Tropical storm and hurricane research meteorologists at Colorado State University have today issued an updated forecast for activity during the 2021 Atlantic hurricane season, continuing to call for an above-average season with 8 hurricanes, 4 of them expected to become major storms.
The team at Colorado State University (CSU) also continue to forecast an above-average chance of major hurricane landfalls occurring during the 2021 season, across the entire US seaboard.
At its last forecast update in April, the CSU tropical forecasting team said that factors related to El Nino and La Nina in the Pacific and warmer than normal subtropical Atlantic waters would drive another above-average hurricane season in 2021. These factors persist.
That early April forecast called for 17 named tropical storms to form, 8 of them becoming hurricanes and 4 becoming major hurricanes, with Category 3 or stronger winds.
Now, at its June update, the CSU team is calling for 18 named storms, 8 hurricanes and 4 major hurricanes for 2021, so still an above-average season, but now including sub-tropical storm Ana which formed in the Atlantic in May.
On top of other forecasts for another very active hurricane season, this update from CSU will add to insurance, reinsurance and insurance-linked securities (ILS) market data-points as the peak peril Atlantic hurricane season is now officially underway.
After the hyperactive 2020 season and some impactful, in terms of insurance, reinsurance and ILS market losses, seasons of recent years, all risk capital providers will be on alert for the first sign of any significant threat from 2021’s hurricane activity.
The CSU team explained on its latest forecast update, “We have maintained our above-average forecast for the 2021 Atlantic basin hurricane season. Current neutral ENSO conditions are anticipated to persist for the next several months. While sea surface temperatures averaged across portions of the tropical Atlantic are near to slightly below normal, subtropical North Atlantic sea surface temperatures are much warmer than average.
“We anticipate an above-normal probability for major hurricanes making landfall along the continental United States coastline and in the Caribbean.”
Philip Klotzbach, who leads the forecast team at CSU, explained that the likely lack of El Nino conditions in thee Pacific this year and the warmer than normal subtropical Atlantic temperatures, are the primary factors for continuing to predict above-normal levels of hurricane activity.
With this latest forecast update, the CSU maintains its landfall probabilities, which are all above-normal as well: a 69% probability of a major Cat 3 or stronger hurricane hitting the United States (average for last century is 52%); a 45% probability of a major hurricane striking the US east coast including Florida (average for last century is 31%); a 44% probability of a major hurricane hitting the Gulf Coast (average for last century is 30%); and a 58% probability of a major hurricane tracking into the Caribbean (average for last century is 42%).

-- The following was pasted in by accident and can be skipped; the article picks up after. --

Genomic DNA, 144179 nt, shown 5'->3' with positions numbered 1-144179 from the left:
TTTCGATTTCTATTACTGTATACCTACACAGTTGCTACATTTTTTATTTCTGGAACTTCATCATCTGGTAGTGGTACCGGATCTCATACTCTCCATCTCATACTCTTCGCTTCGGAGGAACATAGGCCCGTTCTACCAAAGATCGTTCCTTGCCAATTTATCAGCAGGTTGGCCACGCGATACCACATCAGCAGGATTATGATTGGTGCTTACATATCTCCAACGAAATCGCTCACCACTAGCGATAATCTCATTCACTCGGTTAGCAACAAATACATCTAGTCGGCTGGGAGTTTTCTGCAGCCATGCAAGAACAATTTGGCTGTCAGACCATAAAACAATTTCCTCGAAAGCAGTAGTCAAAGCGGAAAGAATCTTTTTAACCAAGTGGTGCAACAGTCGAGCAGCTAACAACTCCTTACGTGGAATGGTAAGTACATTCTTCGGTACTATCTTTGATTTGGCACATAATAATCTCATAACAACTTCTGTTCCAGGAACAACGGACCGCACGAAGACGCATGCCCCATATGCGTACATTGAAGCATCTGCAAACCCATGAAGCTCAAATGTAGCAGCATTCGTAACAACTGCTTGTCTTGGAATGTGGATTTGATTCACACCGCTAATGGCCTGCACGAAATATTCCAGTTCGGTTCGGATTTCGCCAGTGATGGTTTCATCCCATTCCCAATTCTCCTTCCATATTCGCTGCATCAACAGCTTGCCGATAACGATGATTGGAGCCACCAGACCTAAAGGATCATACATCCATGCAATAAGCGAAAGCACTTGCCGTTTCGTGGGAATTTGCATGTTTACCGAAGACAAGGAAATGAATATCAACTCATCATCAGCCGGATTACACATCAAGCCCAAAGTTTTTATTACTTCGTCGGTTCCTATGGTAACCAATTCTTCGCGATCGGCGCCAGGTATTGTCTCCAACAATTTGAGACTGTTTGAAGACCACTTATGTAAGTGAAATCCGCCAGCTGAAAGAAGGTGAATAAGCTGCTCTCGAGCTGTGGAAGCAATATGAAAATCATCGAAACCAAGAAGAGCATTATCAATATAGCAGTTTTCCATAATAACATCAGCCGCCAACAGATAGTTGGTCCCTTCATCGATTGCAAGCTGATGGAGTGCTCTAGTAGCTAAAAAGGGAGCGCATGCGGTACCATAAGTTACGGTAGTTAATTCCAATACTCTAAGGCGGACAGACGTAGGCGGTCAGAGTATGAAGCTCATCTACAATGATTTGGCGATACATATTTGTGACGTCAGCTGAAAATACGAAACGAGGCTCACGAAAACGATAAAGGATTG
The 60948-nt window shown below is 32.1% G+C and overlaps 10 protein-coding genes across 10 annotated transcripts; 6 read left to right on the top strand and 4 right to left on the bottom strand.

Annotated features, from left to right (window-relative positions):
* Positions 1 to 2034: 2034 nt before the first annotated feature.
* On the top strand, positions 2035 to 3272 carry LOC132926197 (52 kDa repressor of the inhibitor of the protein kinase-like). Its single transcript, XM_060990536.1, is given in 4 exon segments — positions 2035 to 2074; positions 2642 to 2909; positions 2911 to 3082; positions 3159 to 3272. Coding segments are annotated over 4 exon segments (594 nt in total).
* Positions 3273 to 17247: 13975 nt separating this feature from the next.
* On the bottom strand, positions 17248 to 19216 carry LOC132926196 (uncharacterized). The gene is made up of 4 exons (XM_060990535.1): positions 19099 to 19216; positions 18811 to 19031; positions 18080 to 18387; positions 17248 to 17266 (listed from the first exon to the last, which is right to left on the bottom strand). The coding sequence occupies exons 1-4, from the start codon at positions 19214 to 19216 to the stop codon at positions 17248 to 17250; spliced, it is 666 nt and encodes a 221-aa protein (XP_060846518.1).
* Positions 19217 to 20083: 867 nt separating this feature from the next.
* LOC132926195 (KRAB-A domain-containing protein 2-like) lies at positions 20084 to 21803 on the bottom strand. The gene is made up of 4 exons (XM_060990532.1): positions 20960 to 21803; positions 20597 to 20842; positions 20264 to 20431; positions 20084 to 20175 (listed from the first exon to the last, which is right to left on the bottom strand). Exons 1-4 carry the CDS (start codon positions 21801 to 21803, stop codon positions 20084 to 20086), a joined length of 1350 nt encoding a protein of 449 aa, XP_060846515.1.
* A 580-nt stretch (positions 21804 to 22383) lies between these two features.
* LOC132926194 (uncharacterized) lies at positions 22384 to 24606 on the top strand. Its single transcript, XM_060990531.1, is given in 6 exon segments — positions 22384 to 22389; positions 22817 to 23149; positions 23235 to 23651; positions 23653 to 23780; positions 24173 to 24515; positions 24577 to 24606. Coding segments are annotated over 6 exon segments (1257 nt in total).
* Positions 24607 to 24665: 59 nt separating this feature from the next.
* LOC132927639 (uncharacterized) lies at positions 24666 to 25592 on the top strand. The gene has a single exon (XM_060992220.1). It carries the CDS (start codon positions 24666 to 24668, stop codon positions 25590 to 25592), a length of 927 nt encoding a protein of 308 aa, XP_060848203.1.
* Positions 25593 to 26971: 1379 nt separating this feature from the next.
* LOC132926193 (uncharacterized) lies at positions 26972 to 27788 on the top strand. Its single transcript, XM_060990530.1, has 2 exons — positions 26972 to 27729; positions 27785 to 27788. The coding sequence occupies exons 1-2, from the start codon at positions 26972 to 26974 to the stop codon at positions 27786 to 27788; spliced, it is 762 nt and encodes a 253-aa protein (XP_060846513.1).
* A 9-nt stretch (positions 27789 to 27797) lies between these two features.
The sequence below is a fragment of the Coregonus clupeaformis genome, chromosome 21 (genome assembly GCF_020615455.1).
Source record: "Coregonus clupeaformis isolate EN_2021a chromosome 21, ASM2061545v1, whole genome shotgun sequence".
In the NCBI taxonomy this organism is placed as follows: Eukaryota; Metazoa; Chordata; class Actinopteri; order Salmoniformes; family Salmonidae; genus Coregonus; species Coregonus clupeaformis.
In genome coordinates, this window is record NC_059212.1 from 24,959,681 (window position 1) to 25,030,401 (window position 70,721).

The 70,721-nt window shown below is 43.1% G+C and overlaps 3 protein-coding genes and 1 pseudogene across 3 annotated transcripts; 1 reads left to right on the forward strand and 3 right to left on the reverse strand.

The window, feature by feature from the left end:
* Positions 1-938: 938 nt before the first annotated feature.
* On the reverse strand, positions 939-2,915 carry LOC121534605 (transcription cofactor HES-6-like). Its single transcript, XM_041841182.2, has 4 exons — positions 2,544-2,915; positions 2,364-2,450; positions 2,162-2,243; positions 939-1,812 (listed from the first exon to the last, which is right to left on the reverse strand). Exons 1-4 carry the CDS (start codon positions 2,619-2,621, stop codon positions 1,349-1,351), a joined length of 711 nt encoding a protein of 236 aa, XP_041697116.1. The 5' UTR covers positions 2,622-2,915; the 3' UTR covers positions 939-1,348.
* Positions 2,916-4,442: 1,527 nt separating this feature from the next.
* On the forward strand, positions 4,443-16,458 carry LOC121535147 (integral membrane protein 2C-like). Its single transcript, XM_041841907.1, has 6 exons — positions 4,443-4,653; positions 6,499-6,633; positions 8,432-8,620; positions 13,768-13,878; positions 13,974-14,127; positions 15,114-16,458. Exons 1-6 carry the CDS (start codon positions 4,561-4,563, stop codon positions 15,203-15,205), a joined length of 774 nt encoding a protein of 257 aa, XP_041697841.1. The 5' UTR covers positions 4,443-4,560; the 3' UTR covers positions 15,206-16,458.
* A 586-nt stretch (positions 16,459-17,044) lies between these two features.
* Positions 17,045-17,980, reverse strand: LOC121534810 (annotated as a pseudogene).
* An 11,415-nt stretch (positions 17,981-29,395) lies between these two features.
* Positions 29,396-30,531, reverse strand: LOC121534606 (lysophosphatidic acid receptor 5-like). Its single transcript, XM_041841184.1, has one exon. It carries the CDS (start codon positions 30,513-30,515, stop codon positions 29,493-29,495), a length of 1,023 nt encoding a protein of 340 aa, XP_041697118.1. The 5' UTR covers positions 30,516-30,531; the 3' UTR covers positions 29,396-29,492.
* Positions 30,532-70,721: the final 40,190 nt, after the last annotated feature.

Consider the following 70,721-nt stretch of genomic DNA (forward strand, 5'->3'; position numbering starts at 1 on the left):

The CSU forecast team provide more detail on climatic conditions that influence their forecast decisions.
The tropical Pacific is currently characterized by neutral ENSO conditions, with anomalous eastern and central tropical Pacific warming over the past several months putting an end to this past winter’s La Niña event. We anticipate that neutral ENSO conditions are the most likely scenario for the peak of this year’s Atlantic hurricane season, and it seems unlikely that El Niño conditions will develop over the next few months. El Niño typically reduces Atlantic hurricane activity through increases in vertical wind shear.
The tropical Atlantic currently has near-normal sea surface temperatures, while most of the subtropical North Atlantic is warmer than normal. A warmer subtropical North Atlantic in the late spring typically correlates with a weaker subtropical high that then leads to anomalous warming of the tropical Atlantic by the peak of the Atlantic hurricane season.
Including this latest set of forecast data-points, from one of the main forecast teams tracked by the reinsurance, catastrophe bond and wider ILS industry, our Artemis average still sits at 17 named storms, 8 hurricanes and 4 major hurricanes, with ACE of 144.
As ever, the earlier the seasonal hurricane forecast, the less likely it is to prove totally accurate.
Forecast updates delivered later in the year, typically around August, tend to be the ones that the insurance, reinsurance and ILS market will take more literally, especially when it comes to making portfolio or hedging decisions.
As a result, it will be interesting to see how much hurricane activity there is by that time of the year and what changes we see in those forecast updates.
Directionally though, another forecast for a particularly active hurricane season should serve as a reminder for reinsurance market participants, as well as the ILS and catastrophe bond investment community, that there is always a very real threat of losses as the season progresses (remembering that it only takes one landfall to create significant human and financial impacts).
Track the 2021 Atlantic tropical storm and hurricane season on our dedicated page and we’ll update you as new forecasts and information emerges.